In November (19-22), 120 young people from Sweden and abroad will gather at Malmö University to simulate the United Nations at the Model United Nations of Malmö conference (MUNmö, previously MUNOM). Together, they will debate current issues facing the West African region. They will for instance discuss terrorism in the Security Council, or debate Boko Haram as one of the 47 members of the Human Rights Council. They will also meet individuals who share the same passion, while representing internationalism at its finest.
The United Nations (UN) was founded in 1945 after the Second World War and consists of 193 Member States. The organisation is based on the notion of peace. Thereby, the UN works towards preventing war, improving humanitarian and social conditions, strengthening international law and advancing development. The UN is comprised of six main organs, the most important being the General Assembly, the Security Council and the UN Secretariat. The main bodies of the UN, apart from the Secretariat, consist of delegations from Member States that are bound by instructions from their respective governments.
It is from this point that the concept of Model United Nations (MUN) began. MUN conferences provide an environment where young people can take the role of a delegate from a Member State within the UN, and thereby, try what it would be like to represent the ideas and opinions of different countries. MUNmö 2015 provides the opportunity to either be a member of the Security Council, the First and Third Committee of the General Assembly, dealing with disarmament and international security, and social, humanitarian and cultural affairs respectively, or the Human Rights Council. Delegates have the chance to debate issues such as discrimination based on sexual orientation on behalf of Russia or Saudi Arabia or discuss illicit trade in weapons on behalf of the United States or India. This is also one of the beauties and difficulties of MUNs, as it gives the participants the possibility to expand their horizons and challenges them to think outside of their own perspective.
Furthermore, MUNmö aims to broaden the delegates’ mind-set, and contributes to an atmosphere full of highly engaged young people that can become professional contacts and friends for life. At the same time, participation in MUNmö provides an opportunity to experience the life of a diplomat, the language, customs and clothing of international politics, and gives an insight into how the UN system works. It also provides an educational context where skills and abilities in public speaking, researching, debating, writing, critical thinking and leadership can develop and grow. This year, MUNmö’s aspiration is also to deepen delegate’s knowledge in relation to the West African region, its role in the international community and the global challenges it presents in the contemporary world.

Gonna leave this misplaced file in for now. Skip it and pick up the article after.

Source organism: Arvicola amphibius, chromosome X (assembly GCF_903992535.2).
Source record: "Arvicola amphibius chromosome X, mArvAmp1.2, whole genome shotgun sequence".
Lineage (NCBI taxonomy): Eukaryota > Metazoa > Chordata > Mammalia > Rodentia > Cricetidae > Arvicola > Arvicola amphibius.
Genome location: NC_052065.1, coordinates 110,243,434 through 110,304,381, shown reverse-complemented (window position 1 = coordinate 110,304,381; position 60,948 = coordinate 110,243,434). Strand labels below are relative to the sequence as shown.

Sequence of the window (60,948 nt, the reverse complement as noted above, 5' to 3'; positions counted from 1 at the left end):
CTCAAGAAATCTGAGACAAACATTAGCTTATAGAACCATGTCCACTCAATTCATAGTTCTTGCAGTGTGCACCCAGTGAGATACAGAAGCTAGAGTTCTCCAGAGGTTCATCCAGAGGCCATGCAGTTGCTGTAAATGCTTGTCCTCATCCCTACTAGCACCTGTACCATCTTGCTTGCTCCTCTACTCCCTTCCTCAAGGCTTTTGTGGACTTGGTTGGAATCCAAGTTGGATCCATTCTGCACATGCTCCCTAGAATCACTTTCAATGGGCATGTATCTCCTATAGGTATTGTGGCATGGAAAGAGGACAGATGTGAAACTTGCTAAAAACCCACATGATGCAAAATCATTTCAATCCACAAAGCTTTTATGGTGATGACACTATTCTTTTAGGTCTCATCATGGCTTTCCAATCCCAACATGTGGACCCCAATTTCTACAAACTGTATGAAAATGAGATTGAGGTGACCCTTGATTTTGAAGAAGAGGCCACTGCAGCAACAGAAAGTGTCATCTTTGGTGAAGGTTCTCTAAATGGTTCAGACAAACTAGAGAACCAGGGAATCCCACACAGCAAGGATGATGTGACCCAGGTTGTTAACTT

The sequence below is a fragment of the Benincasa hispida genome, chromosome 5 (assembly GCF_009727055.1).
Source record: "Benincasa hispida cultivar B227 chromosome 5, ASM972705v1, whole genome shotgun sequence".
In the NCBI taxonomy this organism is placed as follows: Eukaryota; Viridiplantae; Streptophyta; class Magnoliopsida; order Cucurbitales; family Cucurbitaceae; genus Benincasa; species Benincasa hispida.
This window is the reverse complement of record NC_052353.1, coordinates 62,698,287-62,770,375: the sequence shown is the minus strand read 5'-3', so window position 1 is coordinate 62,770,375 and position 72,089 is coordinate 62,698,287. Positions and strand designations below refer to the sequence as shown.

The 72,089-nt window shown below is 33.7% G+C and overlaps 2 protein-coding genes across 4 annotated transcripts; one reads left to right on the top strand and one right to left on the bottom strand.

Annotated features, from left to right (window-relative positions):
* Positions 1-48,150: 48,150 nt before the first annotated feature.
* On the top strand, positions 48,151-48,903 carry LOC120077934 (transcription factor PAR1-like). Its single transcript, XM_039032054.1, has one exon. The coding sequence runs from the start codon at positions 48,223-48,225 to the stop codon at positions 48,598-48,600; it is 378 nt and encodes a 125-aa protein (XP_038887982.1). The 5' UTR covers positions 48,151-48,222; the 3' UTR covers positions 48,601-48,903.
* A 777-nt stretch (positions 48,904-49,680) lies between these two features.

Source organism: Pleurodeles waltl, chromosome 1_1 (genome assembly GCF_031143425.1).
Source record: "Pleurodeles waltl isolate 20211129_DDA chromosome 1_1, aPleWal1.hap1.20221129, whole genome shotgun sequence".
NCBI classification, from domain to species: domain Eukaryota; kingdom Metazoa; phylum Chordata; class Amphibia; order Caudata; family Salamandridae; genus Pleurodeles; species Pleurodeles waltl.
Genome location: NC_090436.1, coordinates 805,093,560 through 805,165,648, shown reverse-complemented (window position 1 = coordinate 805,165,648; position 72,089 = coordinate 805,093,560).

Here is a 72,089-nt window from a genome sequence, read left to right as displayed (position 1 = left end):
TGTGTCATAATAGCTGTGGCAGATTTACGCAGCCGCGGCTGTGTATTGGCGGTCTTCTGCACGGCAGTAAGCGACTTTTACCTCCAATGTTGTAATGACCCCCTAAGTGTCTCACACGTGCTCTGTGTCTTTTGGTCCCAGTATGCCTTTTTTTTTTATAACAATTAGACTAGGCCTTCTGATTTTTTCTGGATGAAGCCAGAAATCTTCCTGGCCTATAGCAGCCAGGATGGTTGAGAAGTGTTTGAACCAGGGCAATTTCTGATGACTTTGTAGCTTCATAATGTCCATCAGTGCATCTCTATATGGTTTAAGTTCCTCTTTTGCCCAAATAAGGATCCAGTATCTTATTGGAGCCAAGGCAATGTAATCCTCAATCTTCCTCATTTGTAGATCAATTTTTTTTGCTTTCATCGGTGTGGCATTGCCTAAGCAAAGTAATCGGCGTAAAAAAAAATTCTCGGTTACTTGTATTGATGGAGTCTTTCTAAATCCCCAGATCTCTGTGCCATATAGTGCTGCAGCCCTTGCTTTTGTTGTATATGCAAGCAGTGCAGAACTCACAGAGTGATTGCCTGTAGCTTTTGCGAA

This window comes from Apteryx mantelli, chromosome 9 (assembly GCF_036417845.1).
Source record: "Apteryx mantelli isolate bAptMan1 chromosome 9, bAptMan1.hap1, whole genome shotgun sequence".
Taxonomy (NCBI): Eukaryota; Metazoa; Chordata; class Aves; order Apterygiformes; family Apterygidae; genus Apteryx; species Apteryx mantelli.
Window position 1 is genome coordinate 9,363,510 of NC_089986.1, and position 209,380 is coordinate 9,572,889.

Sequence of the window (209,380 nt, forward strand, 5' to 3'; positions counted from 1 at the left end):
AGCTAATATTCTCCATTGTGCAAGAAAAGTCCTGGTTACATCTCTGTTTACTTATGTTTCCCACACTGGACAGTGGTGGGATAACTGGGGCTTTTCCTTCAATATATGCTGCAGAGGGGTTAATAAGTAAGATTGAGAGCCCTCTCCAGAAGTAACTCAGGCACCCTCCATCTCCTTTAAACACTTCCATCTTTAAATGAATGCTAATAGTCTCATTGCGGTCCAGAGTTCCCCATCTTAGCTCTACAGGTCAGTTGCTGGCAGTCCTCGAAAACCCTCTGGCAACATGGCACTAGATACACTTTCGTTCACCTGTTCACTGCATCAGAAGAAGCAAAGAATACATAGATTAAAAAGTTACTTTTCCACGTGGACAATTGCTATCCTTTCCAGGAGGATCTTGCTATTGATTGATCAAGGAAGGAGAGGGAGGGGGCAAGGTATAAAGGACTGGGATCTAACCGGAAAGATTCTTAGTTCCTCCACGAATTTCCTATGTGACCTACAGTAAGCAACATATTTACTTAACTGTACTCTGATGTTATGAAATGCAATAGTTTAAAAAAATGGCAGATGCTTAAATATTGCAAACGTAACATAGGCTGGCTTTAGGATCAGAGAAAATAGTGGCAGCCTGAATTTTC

‘West Africa: Contemporary Issues and Challenges’ is the theme of MUNmö 2015, with subtopics such as ‘Threats to International Peace and Security caused by Terrorism’, ‘The Relationship between Disarmament and Development’, ‘Assistance to Refugees, Returnees and Displaced Persons in Western Africa’ and ‘Discrimination and Violence against Individuals based on their Sexual Orientation and Gender Identity’. The West African region has at times been prevalent, but is often missing from the mainstream media picture. It is, however, an important region in global politics, considering the various past and current conflicts taking place, the recent Ebola outbreak, the attacks of the terrorist group Boko Haram, and the following vast amounts of refugees and internally displaced persons.
Foremost, Boko Haram, a militant Islamic group originating in Nigeria, has spread to neighbouring countries such as Chad and Niger. The group has been behind bombings, massacres and abductions, and has caused the displacement of 1.4 million children according to UNICEF, along with thousands of deaths. Militarism is one of the largest barricades to ending poverty in developing countries and regions, and especially the countries of western Africa have suffered from conflict, examples being Guinea, Liberia, Mali, Nigeria and Sierra Leone. Several factors are influencing the conflicts in West Africa, such as poverty, human rights violations, corruption and ethnic marginalisation. Therefore, it is of utmost importance to examine and discuss West Africa in order to also create a greater focus on the region.
To conclude, MUNmö 2015 is a platform for innovative thinking and internationalism where engaged young people will tackle the difficult issues and challenges that West Africa is facing at present. The team of MUNmö 2015 invites you to join us between the 19th and the 22nd of November at Malmö University. The price of SEK 550 (€60) includes all conference material, three lunches, three dinners, fika and social events. Moreover, you will also be able to attend our preparation sessions in October and November, and you can host international delegates to further expand your perspective and gain even more friends!
All information is provided on our website: http://www.munmo.se/
By Julie Gjerlufsen
Erika Lundqvist and Aurore Menard for MUNmö